• Give them some means to learn on their own that it's something about hopping over a couple of pointers stored alongside the value to find the implementing function in the binary. The exact ABI doesn't matter, but the understanding of how it generally works greatly contributes to the reviewer's ability to, for example, reason about the implementability of changes that they might want to suggest during the review. This is the communication improvement I'm talking about.

Everything else would involve essentially telling them to "come back when you're educated", either directly in the discussion or by writing the proposal in such a way that makes it impossible to diagnose what they could read up on to catch up on the topic before the review ends.

I also feel that restricting access to the implementation is gatekeeping in and of itself: either it makes me feel that it was hidden from me because I'm too stupid to understand it, or because I'm too stupid to understand that it's ephemeral matter. I think that people need a way to be able to judge for themselves how they want to approach discovering the proposal's matter, be it digging through the compiler code or listening to a linked talk or whatever. Telling a reviewer that something is not a part of the proposal has much smaller cost than refusing to educate people when it's easy to provide them with means to do it essentially autonomously.

Interestingly enough, a thread was bumped recently, which is quite precisely how I envision what such section could be comprised of. I don't think that's asking for much.

The most common question that I have on proposals is "...but how do you actually make this work?", which is explicitly outside the scope of what a review thread is supposed to be for, and yet, understanding it is generally pretty central to my overall understanding of the feature in question. (Whatever the level of abstraction, I want to be able to know how it maps to what's directly below it in order to feel I have an informed opinion.)

I've previously tried to find references on coroutines in the context of both _modify accessors and async/await and unfortunately run into a lot of "well, there are a lot of ways to implement them" type vague answers, and somehow missed finding that John's talk existed.

So: (a) Thanks @wtedst for the link, that was very helpful, and (b) I, at least, would absolutely find pointers to applicable references to be incredibly useful. Maybe not in a "Prior Knowledge" way for reviews, but absolutely in a "If You Want To Know More" way.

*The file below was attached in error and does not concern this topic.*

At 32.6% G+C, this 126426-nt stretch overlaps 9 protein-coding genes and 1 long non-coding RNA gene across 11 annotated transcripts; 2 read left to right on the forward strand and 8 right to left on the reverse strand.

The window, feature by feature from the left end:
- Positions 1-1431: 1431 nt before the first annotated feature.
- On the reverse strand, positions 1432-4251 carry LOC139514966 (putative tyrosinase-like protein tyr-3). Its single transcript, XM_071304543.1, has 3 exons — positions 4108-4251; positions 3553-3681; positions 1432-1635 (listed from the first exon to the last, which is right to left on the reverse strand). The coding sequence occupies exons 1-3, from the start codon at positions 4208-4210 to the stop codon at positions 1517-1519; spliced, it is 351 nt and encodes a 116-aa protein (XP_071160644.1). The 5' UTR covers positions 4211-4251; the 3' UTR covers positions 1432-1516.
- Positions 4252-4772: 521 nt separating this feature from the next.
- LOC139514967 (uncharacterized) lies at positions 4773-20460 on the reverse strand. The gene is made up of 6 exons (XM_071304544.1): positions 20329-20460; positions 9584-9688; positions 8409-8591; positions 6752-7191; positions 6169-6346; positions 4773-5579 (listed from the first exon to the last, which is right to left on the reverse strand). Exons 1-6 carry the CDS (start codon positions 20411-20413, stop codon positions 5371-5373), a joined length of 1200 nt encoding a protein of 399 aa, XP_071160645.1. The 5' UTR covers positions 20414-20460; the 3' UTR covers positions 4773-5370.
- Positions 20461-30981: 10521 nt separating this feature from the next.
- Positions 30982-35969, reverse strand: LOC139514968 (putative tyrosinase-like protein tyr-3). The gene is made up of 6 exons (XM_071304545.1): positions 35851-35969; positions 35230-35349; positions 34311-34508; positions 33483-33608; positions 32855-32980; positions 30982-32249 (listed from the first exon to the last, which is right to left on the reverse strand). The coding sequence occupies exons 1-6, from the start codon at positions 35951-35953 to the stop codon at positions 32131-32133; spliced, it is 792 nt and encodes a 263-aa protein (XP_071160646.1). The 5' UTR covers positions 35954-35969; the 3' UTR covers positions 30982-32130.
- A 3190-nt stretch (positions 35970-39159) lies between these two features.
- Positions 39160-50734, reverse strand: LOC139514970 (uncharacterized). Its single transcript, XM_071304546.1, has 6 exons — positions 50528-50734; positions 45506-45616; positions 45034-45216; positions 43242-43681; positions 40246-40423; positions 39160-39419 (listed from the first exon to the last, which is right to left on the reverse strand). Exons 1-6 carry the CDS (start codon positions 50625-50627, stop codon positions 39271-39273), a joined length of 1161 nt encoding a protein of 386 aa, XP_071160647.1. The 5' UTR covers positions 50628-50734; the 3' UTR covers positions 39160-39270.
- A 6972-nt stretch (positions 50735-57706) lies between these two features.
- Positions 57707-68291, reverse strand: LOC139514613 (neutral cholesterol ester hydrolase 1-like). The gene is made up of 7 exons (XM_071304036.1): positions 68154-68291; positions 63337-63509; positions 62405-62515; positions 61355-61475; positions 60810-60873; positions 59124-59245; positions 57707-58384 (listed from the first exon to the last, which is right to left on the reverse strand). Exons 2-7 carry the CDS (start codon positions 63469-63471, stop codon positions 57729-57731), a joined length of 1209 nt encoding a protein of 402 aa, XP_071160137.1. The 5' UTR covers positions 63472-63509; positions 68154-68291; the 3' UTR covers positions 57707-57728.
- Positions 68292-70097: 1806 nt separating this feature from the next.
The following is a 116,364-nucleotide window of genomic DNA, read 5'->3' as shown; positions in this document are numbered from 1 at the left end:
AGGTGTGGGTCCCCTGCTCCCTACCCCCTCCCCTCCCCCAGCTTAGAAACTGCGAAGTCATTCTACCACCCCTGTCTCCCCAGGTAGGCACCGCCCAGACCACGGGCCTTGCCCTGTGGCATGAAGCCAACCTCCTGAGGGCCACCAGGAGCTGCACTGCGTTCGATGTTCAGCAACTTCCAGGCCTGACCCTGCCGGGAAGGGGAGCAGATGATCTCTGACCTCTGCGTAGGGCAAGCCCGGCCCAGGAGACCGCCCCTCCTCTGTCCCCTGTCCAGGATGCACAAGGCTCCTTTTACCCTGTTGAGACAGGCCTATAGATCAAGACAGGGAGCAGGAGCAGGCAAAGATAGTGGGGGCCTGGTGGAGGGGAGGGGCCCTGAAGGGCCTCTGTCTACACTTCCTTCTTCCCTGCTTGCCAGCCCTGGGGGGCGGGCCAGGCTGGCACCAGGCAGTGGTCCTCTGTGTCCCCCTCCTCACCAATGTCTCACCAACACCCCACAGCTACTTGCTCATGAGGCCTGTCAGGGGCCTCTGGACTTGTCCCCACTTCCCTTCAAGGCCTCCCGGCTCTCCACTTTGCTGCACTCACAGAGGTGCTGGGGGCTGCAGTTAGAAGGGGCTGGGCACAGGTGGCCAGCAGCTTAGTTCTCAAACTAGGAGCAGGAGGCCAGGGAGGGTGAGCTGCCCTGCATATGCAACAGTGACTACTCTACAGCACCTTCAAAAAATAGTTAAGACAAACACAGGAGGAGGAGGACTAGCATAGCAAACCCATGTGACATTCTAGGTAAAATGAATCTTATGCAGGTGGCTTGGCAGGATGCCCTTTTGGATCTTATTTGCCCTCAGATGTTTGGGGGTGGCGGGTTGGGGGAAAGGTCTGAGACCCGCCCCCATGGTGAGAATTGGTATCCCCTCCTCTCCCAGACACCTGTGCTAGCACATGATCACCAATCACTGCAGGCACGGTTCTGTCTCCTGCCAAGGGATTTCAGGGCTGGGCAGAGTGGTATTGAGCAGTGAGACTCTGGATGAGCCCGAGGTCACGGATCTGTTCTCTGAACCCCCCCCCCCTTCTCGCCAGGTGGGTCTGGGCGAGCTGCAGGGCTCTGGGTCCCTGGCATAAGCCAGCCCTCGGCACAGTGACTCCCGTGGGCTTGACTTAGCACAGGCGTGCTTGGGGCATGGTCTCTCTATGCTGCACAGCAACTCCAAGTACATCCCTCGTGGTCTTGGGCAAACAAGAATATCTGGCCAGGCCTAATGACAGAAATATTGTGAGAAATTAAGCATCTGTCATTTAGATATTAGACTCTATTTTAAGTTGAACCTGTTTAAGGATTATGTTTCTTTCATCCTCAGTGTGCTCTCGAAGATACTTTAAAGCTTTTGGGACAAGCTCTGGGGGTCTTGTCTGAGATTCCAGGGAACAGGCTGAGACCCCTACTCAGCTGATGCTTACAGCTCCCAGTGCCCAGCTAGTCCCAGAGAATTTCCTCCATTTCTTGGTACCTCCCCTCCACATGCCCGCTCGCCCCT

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Thanks for confirming that the accessibillity of such material is helpful; I would love to hear if other people benefitted from having something like that at hand when reviewing a proposal.

I think we, programmers, are just overly optimistic in trying to make a language look like pure syntactic sugar over a CPU. There's a distinction between an implementation detail that is truly a detail, versus something that makes a feature fundamentally possible. Both are not parts of a proposal itself, but it's hard to reason about a proposal without understanding the latter.

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I do agree that there are cases where knowing what the compiler does/what happens at runtime is necessary to understanding the semantics of the feature. I keep using code-generative features (e.g. property wrappers and result builders) as an example, because for such features it's important to understand what code the compiler is generating for you (and also because I love compile time :slightly_smiling_face:). For those features, it is important to have that description in Detailed Design.

I would like to point out again that deliberately withholding materials or details about the implementation is a nongoal.

Also, please keep in mind that proposals are not written perfectly the first time! When you're super deep into the technical details of a proposal, it's really easy to forget what is "common knowledge" to somebody who is not as deep into the details as you are. If details are missing from the proposal, it probably was not deliberate - proposal authors do rely on evolution participants to help identify missing details.

I mentioned participating in code review of the implementation, but I also think it's perfectly appropriate to start a separate thread here on the forums to discuss the implementation of a language feature if you're interested in better understanding how it works! The Compiler Development category would be the perfect place for such a thread. This would also be a great place to crowdsource finding resources for certain PL or compiler concepts. Again, I don't think it's a bad idea to include some in a proposal, e.g. in an appendix, but the proposal itself can only include so much information.